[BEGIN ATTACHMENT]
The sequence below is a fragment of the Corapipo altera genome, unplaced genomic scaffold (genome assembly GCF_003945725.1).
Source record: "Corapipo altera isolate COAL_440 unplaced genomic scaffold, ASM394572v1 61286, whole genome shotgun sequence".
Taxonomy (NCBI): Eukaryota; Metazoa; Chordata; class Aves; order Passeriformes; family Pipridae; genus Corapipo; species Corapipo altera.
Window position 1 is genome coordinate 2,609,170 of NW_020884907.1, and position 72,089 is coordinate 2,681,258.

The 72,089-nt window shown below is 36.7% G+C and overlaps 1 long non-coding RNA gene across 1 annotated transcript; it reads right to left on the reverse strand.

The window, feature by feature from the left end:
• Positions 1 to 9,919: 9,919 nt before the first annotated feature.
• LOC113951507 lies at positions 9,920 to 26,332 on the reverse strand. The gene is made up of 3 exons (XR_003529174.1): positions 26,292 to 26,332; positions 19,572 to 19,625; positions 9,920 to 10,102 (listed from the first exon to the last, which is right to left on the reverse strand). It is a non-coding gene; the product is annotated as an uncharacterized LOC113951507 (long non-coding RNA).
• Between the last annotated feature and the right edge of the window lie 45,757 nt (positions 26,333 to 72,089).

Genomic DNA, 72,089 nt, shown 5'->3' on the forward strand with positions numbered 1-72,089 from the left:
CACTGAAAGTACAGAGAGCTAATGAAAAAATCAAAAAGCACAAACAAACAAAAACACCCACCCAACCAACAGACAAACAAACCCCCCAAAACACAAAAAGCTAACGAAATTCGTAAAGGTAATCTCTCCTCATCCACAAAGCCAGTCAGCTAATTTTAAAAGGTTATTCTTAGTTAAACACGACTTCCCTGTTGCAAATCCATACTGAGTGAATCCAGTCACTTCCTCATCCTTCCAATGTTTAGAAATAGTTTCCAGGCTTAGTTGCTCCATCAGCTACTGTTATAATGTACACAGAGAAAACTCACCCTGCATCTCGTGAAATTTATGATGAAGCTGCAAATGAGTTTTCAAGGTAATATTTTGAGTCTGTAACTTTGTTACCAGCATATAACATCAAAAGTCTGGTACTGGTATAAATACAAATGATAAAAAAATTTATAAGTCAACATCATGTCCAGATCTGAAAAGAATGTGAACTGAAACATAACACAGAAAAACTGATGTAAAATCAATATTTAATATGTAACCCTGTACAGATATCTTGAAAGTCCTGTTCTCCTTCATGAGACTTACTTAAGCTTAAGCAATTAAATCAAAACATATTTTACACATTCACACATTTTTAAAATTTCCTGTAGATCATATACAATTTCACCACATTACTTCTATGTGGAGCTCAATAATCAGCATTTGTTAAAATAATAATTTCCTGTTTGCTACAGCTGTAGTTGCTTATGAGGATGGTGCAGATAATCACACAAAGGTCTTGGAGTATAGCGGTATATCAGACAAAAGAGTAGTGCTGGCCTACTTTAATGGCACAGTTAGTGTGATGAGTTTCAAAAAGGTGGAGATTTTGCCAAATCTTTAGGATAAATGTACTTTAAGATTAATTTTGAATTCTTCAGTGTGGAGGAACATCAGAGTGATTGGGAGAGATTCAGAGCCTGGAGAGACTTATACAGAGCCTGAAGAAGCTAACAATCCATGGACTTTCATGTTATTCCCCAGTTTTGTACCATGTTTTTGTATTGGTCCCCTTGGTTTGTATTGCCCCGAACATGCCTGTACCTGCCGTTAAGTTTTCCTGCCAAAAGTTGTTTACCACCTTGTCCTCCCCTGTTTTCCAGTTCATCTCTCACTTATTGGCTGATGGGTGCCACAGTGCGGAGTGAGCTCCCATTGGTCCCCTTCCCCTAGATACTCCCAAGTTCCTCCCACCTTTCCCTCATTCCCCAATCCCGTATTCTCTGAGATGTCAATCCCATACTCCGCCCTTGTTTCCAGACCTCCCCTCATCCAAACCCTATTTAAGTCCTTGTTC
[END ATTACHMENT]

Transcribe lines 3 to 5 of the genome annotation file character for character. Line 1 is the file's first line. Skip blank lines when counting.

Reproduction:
Taxonomy (NCBI): Eukaryota; Metazoa; Chordata; class Aves; order Passeriformes; family Pipridae; genus Corapipo; species Corapipo altera.
Window position 1 is genome coordinate 2,609,170 of NW_020884907.1, and position 72,089 is coordinate 2,681,258.

The 72,089-nt window shown below is 36.7% G+C and overlaps 1 long non-coding RNA gene across 1 annotated transcript; it reads right to left on the reverse strand.